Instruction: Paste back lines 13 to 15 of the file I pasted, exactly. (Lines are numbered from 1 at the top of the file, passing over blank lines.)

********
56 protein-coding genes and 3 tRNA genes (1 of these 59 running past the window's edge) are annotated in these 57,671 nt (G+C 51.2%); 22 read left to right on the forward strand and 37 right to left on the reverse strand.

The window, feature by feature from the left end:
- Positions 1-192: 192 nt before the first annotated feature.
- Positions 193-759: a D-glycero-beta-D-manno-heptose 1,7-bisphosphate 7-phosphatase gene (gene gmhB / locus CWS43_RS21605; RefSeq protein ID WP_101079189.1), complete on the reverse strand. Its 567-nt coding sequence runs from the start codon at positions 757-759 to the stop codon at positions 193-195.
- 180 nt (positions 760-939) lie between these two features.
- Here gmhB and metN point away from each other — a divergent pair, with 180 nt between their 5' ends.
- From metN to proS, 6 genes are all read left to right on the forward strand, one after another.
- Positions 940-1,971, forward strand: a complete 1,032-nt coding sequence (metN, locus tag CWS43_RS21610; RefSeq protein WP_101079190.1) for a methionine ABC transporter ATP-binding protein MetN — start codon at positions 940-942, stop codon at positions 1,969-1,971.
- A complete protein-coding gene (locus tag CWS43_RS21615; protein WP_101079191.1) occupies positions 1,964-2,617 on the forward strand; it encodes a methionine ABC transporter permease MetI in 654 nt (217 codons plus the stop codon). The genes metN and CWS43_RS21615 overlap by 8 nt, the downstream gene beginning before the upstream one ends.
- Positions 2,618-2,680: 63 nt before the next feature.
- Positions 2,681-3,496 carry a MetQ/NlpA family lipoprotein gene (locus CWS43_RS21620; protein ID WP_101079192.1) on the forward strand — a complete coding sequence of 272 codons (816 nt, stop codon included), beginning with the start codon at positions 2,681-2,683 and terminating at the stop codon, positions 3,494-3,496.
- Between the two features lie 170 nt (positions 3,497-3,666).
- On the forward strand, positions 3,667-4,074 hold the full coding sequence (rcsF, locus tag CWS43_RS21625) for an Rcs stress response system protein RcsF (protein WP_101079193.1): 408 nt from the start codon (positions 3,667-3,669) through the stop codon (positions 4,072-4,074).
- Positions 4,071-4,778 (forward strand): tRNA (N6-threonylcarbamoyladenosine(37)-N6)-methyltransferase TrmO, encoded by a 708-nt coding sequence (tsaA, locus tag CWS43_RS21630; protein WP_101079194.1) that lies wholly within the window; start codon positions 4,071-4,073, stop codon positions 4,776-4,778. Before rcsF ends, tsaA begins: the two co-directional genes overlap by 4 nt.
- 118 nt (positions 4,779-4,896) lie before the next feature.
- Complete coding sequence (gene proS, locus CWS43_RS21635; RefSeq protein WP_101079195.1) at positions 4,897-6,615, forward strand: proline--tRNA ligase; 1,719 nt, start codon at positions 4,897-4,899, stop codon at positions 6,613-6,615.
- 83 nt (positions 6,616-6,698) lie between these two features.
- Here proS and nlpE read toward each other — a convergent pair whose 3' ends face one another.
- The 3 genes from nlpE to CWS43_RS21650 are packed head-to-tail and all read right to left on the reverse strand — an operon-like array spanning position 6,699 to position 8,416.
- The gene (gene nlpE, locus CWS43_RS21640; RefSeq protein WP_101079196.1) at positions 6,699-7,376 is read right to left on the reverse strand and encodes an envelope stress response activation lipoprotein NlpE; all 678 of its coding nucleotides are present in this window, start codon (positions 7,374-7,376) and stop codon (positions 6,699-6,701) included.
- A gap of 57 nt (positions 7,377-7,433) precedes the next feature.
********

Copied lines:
- On the forward strand, positions 3,667-4,074 hold the full coding sequence (rcsF, locus tag CWS43_RS21625) for an Rcs stress response system protein RcsF (protein WP_101079193.1): 408 nt from the start codon (positions 3,667-3,669) through the stop codon (positions 4,072-4,074).
- Positions 4,071-4,778 (forward strand): tRNA (N6-threonylcarbamoyladenosine(37)-N6)-methyltransferase TrmO, encoded by a 708-nt coding sequence (tsaA, locus tag CWS43_RS21630; protein WP_101079194.1) that lies wholly within the window; start codon positions 4,071-4,073, stop codon positions 4,776-4,778. Before rcsF ends, tsaA begins: the two co-directional genes overlap by 4 nt.
- 118 nt (positions 4,779-4,896) lie before the next feature.